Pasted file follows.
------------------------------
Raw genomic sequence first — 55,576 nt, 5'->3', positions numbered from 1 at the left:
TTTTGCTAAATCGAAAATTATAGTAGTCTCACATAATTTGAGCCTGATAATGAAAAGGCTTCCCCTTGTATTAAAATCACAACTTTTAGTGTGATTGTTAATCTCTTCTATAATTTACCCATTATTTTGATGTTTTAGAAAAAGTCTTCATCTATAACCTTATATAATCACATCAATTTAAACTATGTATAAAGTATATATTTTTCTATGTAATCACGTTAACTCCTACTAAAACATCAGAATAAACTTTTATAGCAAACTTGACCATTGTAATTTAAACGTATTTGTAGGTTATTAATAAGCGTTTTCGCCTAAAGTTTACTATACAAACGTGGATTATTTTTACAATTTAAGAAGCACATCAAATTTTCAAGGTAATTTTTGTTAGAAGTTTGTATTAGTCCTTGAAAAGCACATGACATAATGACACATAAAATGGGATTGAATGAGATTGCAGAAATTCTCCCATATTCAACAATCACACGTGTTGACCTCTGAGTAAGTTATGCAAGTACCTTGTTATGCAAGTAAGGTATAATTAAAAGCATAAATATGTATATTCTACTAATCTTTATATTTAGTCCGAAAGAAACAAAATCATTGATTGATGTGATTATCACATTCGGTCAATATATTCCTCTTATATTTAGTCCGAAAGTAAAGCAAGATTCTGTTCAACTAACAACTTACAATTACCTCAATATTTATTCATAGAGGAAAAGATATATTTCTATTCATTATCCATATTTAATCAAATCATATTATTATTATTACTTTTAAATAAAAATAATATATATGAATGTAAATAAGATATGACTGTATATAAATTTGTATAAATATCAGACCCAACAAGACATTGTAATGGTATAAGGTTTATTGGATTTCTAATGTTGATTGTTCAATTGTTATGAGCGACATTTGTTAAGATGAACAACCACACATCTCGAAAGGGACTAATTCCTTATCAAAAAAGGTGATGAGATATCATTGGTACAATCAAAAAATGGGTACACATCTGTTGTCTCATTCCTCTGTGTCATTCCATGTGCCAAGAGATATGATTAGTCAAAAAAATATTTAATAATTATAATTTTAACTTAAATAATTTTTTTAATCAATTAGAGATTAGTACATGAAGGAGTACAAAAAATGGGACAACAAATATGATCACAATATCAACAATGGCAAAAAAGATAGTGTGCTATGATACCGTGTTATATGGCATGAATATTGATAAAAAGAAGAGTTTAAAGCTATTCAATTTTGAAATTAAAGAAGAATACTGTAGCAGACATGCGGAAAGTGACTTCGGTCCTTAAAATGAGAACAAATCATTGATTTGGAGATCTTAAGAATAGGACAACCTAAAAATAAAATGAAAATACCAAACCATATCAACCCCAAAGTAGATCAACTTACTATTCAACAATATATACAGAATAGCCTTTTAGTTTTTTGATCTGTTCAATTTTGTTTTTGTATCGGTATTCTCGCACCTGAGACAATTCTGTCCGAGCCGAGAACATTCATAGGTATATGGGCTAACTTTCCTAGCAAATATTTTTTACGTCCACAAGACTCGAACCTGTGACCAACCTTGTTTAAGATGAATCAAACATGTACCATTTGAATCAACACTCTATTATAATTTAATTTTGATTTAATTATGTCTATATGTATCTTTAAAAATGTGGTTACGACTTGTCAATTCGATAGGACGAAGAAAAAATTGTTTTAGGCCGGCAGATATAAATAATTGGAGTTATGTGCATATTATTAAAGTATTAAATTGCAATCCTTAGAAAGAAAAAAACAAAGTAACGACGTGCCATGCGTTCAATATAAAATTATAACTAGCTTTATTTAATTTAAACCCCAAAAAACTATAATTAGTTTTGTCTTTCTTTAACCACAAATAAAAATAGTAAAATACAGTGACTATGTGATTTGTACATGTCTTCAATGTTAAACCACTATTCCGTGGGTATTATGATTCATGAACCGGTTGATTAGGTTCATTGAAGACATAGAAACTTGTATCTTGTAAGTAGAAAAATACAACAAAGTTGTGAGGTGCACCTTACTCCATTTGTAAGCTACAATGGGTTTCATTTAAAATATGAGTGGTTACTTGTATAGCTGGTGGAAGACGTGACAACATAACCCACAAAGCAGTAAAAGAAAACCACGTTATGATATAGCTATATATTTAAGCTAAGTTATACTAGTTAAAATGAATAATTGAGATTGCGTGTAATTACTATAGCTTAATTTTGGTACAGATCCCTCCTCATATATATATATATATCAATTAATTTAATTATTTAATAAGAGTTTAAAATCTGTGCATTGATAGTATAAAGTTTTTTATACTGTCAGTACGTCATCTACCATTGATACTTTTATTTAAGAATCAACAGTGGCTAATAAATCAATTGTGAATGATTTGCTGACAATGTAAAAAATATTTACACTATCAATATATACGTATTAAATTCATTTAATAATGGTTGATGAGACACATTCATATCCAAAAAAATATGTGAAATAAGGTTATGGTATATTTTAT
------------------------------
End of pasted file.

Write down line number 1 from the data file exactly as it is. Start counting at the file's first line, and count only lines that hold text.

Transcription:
Raw genomic sequence first — 55,576 nt, 5'->3', positions numbered from 1 at the left: